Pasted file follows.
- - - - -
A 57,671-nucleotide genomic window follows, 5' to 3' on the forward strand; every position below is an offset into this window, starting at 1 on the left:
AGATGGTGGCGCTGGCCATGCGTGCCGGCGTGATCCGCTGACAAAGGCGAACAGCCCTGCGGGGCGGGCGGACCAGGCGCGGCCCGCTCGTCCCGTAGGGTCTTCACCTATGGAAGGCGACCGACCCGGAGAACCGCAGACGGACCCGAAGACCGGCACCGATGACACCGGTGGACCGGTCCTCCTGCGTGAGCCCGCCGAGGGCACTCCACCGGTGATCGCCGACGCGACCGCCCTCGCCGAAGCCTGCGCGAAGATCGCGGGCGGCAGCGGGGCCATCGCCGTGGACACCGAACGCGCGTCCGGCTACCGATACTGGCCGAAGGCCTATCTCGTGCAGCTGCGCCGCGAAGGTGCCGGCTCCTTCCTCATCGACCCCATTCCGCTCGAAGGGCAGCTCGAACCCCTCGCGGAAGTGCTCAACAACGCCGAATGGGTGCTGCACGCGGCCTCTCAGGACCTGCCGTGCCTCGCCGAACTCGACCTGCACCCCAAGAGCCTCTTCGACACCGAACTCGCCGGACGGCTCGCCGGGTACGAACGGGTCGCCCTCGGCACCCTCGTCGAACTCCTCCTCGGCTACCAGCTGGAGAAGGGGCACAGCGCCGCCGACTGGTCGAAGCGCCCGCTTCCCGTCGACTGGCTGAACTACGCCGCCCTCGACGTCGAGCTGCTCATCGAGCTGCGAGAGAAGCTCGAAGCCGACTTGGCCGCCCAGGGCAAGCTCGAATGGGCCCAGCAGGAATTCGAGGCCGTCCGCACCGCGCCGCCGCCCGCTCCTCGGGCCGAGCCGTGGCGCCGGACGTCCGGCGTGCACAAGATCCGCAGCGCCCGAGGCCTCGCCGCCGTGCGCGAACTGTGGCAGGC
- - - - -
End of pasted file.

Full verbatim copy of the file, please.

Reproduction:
A 57,671-nucleotide genomic window follows, 5' to 3' on the forward strand; every position below is an offset into this window, starting at 1 on the left:
AGATGGTGGCGCTGGCCATGCGTGCCGGCGTGATCCGCTGACAAAGGCGAACAGCCCTGCGGGGCGGGCGGACCAGGCGCGGCCCGCTCGTCCCGTAGGGTCTTCACCTATGGAAGGCGACCGACCCGGAGAACCGCAGACGGACCCGAAGACCGGCACCGATGACACCGGTGGACCGGTCCTCCTGCGTGAGCCCGCCGAGGGCACTCCACCGGTGATCGCCGACGCGACCGCCCTCGCCGAAGCCTGCGCGAAGATCGCGGGCGGCAGCGGGGCCATCGCCGTGGACACCGAACGCGCGTCCGGCTACCGATACTGGCCGAAGGCCTATCTCGTGCAGCTGCGCCGCGAAGGTGCCGGCTCCTTCCTCATCGACCCCATTCCGCTCGAAGGGCAGCTCGAACCCCTCGCGGAAGTGCTCAACAACGCCGAATGGGTGCTGCACGCGGCCTCTCAGGACCTGCCGTGCCTCGCCGAACTCGACCTGCACCCCAAGAGCCTCTTCGACACCGAACTCGCCGGACGGCTCGCCGGGTACGAACGGGTCGCCCTCGGCACCCTCGTCGAACTCCTCCTCGGCTACCAGCTGGAGAAGGGGCACAGCGCCGCCGACTGGTCGAAGCGCCCGCTTCCCGTCGACTGGCTGAACTACGCCGCCCTCGACGTCGAGCTGCTCATCGAGCTGCGAGAGAAGCTCGAAGCCGACTTGGCCGCCCAGGGCAAGCTCGAATGGGCCCAGCAGGAATTCGAGGCCGTCCGCACCGCGCCGCCGCCCGCTCCTCGGGCCGAGCCGTGGCGCCGGACGTCCGGCGTGCACAAGATCCGCAGCGCCCGAGGCCTCGCCGCCGTGCGCGAACTGTGGCAGGC